A Dozen Varieties of Mexican Chile 🌶️🌶️🌶️


From mildest to hottest (on a scale of 1 mildest to 10 hottest), here is a sampling of “chile” peppers from the species Capsicum annuum that are found in Mexico. When you wander the markets here you can spot the tables heaped with chiles from bright red to black, whole, powdered, or turned into various pastes.

(1) Poblano (3-4) — Dark green, triangular, shiny chile often served roasted and peeled, often fried or stuffed (used for chile relleno).
(2) Ancho (3-4) — Dried Poblano, it is a deep red-brown and wrinkled, with a fruity-sweet and slightly hot taste.  Toast and find it for sauces or pastes.  This is the most popular dried chile.
(3) Mulato (3-5) — A dried chile of chocolate-brown color.  The taste is fruity and sweet with mild to moderate heat.  Toast and grind for sauces and seasonings or soak them to rehydrate and blend into spices.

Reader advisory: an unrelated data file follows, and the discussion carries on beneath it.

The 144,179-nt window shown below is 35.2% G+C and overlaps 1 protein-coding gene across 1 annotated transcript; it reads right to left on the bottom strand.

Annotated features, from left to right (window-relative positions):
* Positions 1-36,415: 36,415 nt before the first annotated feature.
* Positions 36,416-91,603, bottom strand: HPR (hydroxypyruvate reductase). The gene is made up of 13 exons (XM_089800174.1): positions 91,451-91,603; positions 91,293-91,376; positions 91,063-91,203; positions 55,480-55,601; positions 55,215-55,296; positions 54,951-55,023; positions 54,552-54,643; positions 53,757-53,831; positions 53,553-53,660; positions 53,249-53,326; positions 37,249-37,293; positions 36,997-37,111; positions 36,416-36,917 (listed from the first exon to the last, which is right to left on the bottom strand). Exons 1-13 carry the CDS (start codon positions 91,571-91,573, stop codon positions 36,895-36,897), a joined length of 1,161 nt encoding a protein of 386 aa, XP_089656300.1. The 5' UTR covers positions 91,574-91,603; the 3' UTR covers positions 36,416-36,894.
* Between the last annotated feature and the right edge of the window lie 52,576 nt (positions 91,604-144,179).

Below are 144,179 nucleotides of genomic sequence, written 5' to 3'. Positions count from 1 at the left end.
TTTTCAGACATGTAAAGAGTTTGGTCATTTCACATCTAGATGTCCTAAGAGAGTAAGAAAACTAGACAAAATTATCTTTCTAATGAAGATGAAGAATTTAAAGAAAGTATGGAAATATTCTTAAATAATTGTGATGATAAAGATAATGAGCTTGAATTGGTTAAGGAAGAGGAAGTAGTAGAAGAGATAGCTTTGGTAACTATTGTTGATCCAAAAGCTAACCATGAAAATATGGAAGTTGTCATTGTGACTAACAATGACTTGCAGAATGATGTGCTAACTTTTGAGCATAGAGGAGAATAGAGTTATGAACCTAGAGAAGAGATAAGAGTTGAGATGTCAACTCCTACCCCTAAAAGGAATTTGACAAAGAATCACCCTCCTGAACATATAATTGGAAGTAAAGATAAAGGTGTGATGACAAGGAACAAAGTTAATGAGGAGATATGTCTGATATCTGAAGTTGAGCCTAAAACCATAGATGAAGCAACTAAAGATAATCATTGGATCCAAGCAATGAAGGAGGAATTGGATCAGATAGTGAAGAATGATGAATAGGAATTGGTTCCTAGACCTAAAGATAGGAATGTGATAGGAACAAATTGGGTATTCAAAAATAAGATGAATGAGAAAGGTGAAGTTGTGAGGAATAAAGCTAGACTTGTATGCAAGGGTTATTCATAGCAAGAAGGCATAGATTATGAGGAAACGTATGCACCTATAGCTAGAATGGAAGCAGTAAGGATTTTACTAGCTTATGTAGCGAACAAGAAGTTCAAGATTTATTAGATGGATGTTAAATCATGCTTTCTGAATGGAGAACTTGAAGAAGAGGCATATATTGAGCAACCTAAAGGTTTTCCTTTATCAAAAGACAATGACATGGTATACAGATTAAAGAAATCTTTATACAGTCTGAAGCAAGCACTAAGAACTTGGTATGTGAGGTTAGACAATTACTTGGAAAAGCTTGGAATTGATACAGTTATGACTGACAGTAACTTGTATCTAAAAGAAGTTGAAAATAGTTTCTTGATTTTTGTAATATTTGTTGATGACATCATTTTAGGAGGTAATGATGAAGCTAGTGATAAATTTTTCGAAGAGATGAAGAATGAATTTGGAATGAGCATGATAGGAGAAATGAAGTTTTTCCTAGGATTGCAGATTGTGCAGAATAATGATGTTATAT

(4) Guajillo (4) — One of the most popular chilies, this brick-red chile approximately two fingers wide, with tough skin, is is highly acidic with a sharp, tangy taste.  It is considered less sweet than Ancho and less hot than Jalapeño, so it is a good moderate choice.  It is usually soaked and blended into sauces or crumbled into stews.
(5) Guëro (4-5) — A pale, smooth, long chile that is lightly floral and mildly to moderately hot.  It is used fresh in salsas and moles.  Depending on where it is found in Mexico, it may refer to the Caribe or the Caloro variety.
(6) Cascabel (4-5) — The seeds of this round, brown-red chile will rattle when the fruit is shaken. 

Moderately hot, it is lightly acidic with a smoky flavor.  Toast it and add it to salsas and stews.

Bevin Clare